Cancellations and cutbacks to scholarship programs have been making the news a lot lately. Michigan recently ended its state Promise Scholarship in the face of a budget crisis (though the state's governor vows to restore funding) and other states and companies are also having to make some hard cuts. The latest round has left five high-achieving Arizona high school juniors without the four-year full-tuition scholarship they signed a contract to receive in the fifth grade.
Budgetary cutbacks aren't the only way that students can lose scholarship money. Many scholarship funds are only designated for a set amount of time: four years, two years, or just one check. Other awards are contingent on strict eligibility criteria. A dip in your GPA, a semester where you drop below full-time, or a transfer to another college or university could potentially make you ineligible for a renewable scholarship award. All of this can change your college funding picture dramatically from year-to-year.
Students who are transferring will want to see if their new college offers scholarships for transfer students. If your scholarship is from your college, it's unlikely to transfer to your new school unless there's a preexisting special arrangement between the two institutions. However, if you've won an outside scholarship, especially one from a state or national organization, you should contact the provider to see if the award will transfer to your new school. You also will want to do a scholarship search--many national scholarship awards are designated specifically for transfer students, especially students who are moving from community colleges to four-year schools.
Students who have lost their scholarship from not meeting eligibility criteria will often have a chance to appeal the decision to revoke the award. Ask the scholarship provider if there's an appeals process, and follow the instructions exactly in as timely a manner as possible. If there are extenuating circumstances that led to the situation, you may need to document them. Above all, be polite and respectful and try to create a good impression, even if your appeal is denied. Awards that run out can also occasionally be appealed for an extension, or applied for again for a possible second round of funding. Check the rules for the contest or ask the scholarship provider if this is the case. Even if you lose eligibility for one award, it doesn't mean you're ineligible for all scholarship opportunities. Search for scholarships to see what else you may be able to find.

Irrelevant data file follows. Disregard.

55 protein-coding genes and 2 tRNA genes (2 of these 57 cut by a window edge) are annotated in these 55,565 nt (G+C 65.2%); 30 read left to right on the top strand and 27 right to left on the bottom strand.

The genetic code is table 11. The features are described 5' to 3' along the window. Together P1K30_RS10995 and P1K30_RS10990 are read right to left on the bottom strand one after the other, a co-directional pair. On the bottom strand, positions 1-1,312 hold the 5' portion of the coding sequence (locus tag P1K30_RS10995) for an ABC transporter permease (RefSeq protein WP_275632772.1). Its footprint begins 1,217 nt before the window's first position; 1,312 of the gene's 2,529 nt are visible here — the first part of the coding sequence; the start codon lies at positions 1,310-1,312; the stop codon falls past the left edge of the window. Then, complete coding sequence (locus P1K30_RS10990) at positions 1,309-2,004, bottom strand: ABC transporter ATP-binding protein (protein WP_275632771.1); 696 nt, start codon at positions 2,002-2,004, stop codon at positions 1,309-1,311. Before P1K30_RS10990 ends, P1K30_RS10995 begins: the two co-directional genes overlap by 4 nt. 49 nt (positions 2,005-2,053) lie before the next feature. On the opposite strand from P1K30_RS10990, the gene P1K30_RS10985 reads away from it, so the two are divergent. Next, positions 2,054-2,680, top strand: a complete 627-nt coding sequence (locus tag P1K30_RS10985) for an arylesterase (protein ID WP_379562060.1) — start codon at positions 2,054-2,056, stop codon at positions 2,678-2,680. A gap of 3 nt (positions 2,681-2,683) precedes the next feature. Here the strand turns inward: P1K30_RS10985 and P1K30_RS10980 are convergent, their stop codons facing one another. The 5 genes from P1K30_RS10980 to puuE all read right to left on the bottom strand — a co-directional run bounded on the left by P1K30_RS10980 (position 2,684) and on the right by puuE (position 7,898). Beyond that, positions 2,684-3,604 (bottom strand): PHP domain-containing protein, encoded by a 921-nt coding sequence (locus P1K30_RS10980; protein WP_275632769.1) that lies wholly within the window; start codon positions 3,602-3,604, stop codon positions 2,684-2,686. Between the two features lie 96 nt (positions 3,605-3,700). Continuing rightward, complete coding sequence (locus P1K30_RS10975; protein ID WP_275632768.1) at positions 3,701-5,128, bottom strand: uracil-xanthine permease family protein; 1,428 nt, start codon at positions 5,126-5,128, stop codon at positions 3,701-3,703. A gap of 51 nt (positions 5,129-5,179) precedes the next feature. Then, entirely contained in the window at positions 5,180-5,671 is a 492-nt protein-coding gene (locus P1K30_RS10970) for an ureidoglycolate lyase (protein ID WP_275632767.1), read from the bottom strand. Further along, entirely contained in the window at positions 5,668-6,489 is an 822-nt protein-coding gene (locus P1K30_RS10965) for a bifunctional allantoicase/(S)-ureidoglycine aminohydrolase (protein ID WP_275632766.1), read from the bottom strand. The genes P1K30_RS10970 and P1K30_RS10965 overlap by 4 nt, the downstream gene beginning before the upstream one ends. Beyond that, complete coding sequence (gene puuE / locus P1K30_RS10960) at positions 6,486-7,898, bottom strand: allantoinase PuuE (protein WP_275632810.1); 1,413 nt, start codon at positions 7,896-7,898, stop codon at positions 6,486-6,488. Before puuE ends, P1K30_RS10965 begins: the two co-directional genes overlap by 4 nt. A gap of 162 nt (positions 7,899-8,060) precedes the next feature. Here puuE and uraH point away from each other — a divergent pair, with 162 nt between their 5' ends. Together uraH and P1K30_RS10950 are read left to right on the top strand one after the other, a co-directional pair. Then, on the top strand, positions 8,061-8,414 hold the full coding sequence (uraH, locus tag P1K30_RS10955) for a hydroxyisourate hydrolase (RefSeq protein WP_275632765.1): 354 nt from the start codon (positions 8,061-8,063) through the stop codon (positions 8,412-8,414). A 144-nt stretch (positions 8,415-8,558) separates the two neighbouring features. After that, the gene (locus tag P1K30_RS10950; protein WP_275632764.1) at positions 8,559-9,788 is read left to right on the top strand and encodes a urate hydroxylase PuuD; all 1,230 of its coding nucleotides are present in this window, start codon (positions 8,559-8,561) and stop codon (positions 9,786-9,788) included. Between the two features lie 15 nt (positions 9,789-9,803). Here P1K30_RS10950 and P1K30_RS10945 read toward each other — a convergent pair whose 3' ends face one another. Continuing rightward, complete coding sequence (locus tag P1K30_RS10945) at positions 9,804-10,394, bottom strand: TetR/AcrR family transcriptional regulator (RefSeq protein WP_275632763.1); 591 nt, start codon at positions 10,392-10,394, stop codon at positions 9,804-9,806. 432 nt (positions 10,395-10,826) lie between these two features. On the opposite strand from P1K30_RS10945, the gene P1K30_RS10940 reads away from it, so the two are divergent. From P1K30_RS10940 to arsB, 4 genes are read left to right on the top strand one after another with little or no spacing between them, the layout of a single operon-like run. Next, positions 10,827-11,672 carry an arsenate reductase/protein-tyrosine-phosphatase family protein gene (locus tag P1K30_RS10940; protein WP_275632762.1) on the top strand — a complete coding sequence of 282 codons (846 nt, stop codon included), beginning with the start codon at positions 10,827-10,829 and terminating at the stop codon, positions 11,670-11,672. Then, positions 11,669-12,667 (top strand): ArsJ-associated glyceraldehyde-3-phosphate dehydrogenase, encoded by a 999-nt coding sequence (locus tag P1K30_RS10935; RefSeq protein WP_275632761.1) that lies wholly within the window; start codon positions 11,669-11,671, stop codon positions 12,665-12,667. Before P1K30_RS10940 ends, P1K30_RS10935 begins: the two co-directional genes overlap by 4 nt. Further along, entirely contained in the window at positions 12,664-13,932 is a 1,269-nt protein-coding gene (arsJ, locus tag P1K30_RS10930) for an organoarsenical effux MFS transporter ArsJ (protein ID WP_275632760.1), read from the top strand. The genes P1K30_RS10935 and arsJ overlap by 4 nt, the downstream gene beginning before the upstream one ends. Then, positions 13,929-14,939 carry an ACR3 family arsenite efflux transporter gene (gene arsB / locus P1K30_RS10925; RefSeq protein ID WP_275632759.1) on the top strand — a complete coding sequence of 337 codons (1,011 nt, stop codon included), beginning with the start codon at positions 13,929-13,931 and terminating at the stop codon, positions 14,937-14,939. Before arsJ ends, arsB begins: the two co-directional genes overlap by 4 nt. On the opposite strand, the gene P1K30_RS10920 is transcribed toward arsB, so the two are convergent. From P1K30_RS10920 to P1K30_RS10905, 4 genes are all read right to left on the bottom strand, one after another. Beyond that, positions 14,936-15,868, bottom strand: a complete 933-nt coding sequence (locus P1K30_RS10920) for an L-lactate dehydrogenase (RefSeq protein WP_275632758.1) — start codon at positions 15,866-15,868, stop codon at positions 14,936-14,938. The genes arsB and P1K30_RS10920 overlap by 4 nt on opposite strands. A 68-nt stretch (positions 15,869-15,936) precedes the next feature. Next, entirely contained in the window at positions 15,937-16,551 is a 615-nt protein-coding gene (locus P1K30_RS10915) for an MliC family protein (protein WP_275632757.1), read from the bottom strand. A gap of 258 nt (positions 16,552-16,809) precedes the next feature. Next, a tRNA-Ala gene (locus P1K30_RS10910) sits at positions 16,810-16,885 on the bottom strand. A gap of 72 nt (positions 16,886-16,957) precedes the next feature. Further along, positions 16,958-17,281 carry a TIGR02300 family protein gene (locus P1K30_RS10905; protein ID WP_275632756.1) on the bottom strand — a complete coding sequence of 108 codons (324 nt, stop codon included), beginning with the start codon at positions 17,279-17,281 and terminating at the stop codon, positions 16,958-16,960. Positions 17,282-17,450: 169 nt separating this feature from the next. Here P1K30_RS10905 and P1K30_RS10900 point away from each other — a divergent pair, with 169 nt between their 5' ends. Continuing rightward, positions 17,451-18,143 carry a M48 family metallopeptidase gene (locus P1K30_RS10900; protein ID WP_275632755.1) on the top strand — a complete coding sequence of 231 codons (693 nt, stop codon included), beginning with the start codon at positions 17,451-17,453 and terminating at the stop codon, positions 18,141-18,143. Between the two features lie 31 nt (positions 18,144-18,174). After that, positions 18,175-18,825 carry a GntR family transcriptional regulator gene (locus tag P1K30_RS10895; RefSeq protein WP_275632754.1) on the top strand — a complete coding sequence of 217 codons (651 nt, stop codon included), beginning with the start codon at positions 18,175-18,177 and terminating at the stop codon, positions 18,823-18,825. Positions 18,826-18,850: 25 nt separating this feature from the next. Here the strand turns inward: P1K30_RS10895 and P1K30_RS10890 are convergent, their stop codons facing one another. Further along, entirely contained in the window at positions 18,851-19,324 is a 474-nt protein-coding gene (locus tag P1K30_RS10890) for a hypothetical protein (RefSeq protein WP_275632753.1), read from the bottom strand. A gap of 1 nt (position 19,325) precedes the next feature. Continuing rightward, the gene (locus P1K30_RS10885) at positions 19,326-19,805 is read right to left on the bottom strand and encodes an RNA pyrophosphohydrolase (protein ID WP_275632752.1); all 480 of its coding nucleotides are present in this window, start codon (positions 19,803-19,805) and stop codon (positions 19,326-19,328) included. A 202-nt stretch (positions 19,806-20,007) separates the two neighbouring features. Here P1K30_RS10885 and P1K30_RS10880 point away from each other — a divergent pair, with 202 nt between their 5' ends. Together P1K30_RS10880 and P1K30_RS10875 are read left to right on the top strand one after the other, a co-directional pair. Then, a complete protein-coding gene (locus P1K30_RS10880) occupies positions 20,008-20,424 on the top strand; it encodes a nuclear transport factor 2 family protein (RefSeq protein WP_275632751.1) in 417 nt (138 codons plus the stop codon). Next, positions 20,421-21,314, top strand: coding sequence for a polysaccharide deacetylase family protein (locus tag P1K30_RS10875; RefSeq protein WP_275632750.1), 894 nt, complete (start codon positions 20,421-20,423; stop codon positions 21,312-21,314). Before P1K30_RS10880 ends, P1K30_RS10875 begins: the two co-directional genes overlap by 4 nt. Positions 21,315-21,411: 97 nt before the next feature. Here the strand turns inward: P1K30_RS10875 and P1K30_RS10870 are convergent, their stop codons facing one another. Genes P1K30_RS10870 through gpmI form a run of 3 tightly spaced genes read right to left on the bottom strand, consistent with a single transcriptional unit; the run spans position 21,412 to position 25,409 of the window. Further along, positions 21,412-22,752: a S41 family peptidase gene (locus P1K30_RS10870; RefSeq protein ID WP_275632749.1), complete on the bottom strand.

Finally, if your scholarship program has been canceled, there are still things you can do. Some providers, like our Arizona example above, will help students find alternate funding, and may even be able to supplement some of the difference between what they promised and what you can't find on your own. Some colleges are also making up for cuts in high-profile state and local scholarship programs by creating their own scholarship funds for the students affected. Other schools have emergency aid or one-time scholarships available to students who find themselves suddenly without the means to pay their tuition. Check with your financial aid office to see if your school can help.
Students who have already succeeded at winning scholarships are also likely to win more, since so many scholarship providers have similar criteria. If you find yourself caught without scholarship money you had planned to use, try to find some time to apply for additional awards. You may even win more money than what you lost.
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